Phil Dirt - Reverb Central - PO Box 1609, Felton, CA 95018-1609 USA The Beach Boys - Instrumental Hits
|Most of The Beach Boys' instrumentals are, at best, lesser among the genre. Even the 5 picks here are tepid by comparison to the contemporary instrumental bands. It was rumored back in the day that they did not play on these tracks, though I have not substantiated that. Certainly, they were young and formative when most of these were cut, so who knows. Anyway, most of these have seen repeated issues in various forms.|
Picks: Moon Dawg, Misirlou, Stoked, Surf Jam, Let's Go Trippin'
Track by Track Review
Garage Rock (Instrumental)
This song require either high intensity performance, or extreme precision displayed pristinely. Neither are here. It's a tepid rendering of the Derry Weaver composition from the Gamblers sessions. It's not bad. In fact, it's listenable, and even enjoyable, but you won't miss it if you don't own it.
This is an extremely dry, light weight, sloppy metered, and an almost energy free rendering. The performance does not inspire, and is placid. It's not bad, it's just free of the expected excitement of this song in the surf idiom. The inconsistent meter and pick attack really stand out.
This track sports is a nice progression, and a simple melody line. It's mostly rhythmic, and sounds like the studio required them to "play quietly," as was the standard of the day among the white lab-coat boys. "Stoked" is perhaps the Beach Boys best original instro.
Uninspired rendering of the Bill Doggett classic R&B groove instro. Clean, but not very interesting.
This is probably the most energetic of the Beach Boys instro sessions. It is mostly a jam, as the title suggests, but it is infectious and fun. The rhythmic chunk carries it off.
A tepid performance and a thin guitar sound add up to a so-so track. No flair, and little to set it apart from the sea of covers.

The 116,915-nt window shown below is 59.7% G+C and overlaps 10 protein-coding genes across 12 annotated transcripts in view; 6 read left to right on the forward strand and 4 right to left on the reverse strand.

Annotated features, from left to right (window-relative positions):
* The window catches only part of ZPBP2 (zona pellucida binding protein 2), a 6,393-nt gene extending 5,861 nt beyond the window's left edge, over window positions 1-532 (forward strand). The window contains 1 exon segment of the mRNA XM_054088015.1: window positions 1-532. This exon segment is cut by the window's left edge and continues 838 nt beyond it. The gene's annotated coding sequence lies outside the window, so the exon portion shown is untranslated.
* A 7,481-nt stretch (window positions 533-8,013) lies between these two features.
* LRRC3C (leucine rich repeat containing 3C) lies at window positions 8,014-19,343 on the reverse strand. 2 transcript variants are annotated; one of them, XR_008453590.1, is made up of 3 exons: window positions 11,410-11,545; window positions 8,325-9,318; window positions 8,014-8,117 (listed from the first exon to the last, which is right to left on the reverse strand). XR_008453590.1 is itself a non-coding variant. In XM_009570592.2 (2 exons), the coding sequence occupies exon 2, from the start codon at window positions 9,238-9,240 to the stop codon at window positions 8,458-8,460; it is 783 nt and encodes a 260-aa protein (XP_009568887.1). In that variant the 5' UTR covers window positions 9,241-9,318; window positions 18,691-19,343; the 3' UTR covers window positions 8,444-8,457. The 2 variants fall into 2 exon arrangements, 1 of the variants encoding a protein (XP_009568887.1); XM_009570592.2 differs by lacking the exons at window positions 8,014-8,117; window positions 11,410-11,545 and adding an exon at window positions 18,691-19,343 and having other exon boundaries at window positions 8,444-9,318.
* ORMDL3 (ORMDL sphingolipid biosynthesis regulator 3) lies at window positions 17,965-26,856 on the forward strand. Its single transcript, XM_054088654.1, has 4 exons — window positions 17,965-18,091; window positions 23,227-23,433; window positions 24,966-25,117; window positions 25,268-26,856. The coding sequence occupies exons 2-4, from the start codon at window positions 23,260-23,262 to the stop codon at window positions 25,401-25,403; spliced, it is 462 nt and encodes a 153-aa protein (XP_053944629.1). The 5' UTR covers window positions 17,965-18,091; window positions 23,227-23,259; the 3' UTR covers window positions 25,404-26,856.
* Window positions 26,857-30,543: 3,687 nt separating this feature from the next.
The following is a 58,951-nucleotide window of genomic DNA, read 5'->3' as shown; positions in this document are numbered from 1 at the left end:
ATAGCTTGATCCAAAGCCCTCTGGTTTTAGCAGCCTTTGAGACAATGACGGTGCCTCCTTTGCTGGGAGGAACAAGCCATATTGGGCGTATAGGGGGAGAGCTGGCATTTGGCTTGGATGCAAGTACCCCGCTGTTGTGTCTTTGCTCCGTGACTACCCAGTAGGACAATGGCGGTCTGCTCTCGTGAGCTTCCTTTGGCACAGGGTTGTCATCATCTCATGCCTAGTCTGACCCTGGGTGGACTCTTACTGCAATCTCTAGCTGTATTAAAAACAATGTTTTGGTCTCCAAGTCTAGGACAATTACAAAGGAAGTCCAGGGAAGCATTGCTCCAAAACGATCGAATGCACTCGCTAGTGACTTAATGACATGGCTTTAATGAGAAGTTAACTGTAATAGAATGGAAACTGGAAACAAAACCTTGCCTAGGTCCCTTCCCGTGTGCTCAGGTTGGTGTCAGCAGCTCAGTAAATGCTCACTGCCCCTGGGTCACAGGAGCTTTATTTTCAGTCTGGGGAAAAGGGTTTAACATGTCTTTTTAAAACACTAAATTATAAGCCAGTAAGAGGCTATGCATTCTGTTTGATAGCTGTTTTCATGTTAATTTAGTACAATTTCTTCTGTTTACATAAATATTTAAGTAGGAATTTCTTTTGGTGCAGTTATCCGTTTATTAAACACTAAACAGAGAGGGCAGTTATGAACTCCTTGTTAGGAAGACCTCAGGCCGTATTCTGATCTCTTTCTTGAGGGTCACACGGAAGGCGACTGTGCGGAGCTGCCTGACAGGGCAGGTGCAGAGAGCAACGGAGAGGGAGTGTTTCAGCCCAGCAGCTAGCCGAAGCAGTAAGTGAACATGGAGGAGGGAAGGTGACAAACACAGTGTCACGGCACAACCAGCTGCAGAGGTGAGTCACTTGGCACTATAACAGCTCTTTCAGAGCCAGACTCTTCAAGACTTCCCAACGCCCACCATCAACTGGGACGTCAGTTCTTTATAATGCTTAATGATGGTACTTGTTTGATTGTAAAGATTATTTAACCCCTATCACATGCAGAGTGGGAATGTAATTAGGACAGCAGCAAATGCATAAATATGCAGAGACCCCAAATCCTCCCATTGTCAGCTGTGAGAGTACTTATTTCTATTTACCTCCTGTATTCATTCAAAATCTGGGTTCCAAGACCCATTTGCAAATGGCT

The Rocking Surfer
Frat House (Instrumental)
This organ based jam accented but thin guitar is less than interesting and bears little resemblance to anything surf. It's more filler material than anything else.
Boogie Woogie (Instrumental)
This is actually pretty nice neighborhood band boogie woogie jam, but as a surf track, it has no merit at all. The piano work is cool, but beyond that, unless you're looking for a frat party dance number, you won't miss it.
Last Dance Surf (Instrumental)
"After The Game" is a slow dance number, perhaps originally intended as a vocal. The mono sound and simplicity suggest it was either an outtake or demo, or perhaps a developmental song.
Lightweight surf instro from the heralders of pop surf syrup. The instrumental work is about like on "Karate" or "Stoked," relatively in inspired. The "stereo" seems like it's more or less artificial, though it's not.
Drum Solo (Instrumental)
Just what the title implies - Dennis plays the drums. He's no Sandy Nelson.
the relentless progression "borrowed" from Chuck Berry's "Memphis, Tennessee" eventually gets a semi-blues jam lead over the top. Totally forgettable.
The deal is, by the time this live take was cut, the Beach Boys had learned to play pretty well, and their performance here has quite a bit of chemistry. Rockin' fun for sure.
Summer Means New Love
Sea shore MOR emotes from the shimmer of the vibrato. "Summer Means New Love" is pretty, but has little character.
Let's Go Away For Awhile
This is a mono backtrack. It clearly illustrates why they needed vocals. Not much musically going on without the four part harmonies.
Backtrack with effected guitar melody overdubbed. In a strange sorta way, the MOR sensibilities here are tweaked just a bit by the guitar in the same way that Buddy Merrill would have done it.
Fall Breaks and Back To Winter
Dark in a disturbed kind of way, like what samplers do today. Analog-electro strangitude. This is a variant of the Woody Woodpecker's Symphony.
This must be a backtrack. There's no focus without the lead vocal line, and the chorus vocals are just too Anita Kerr!
MOR Exotica (Instrumental)
Don't get your hopes up. This is NOT the Danny Hamilton song. Tropical rains and gurgling shore break, Hawaiian guitar. Exotica without the charm or emotion. It never gets going.
The Nearest Faraway Place
Beautiful piano bar keyboard work opens "The Nearest Faraway Place," and a shimmering vibrato electric keyboard carries the melody. Over dramatic and lush.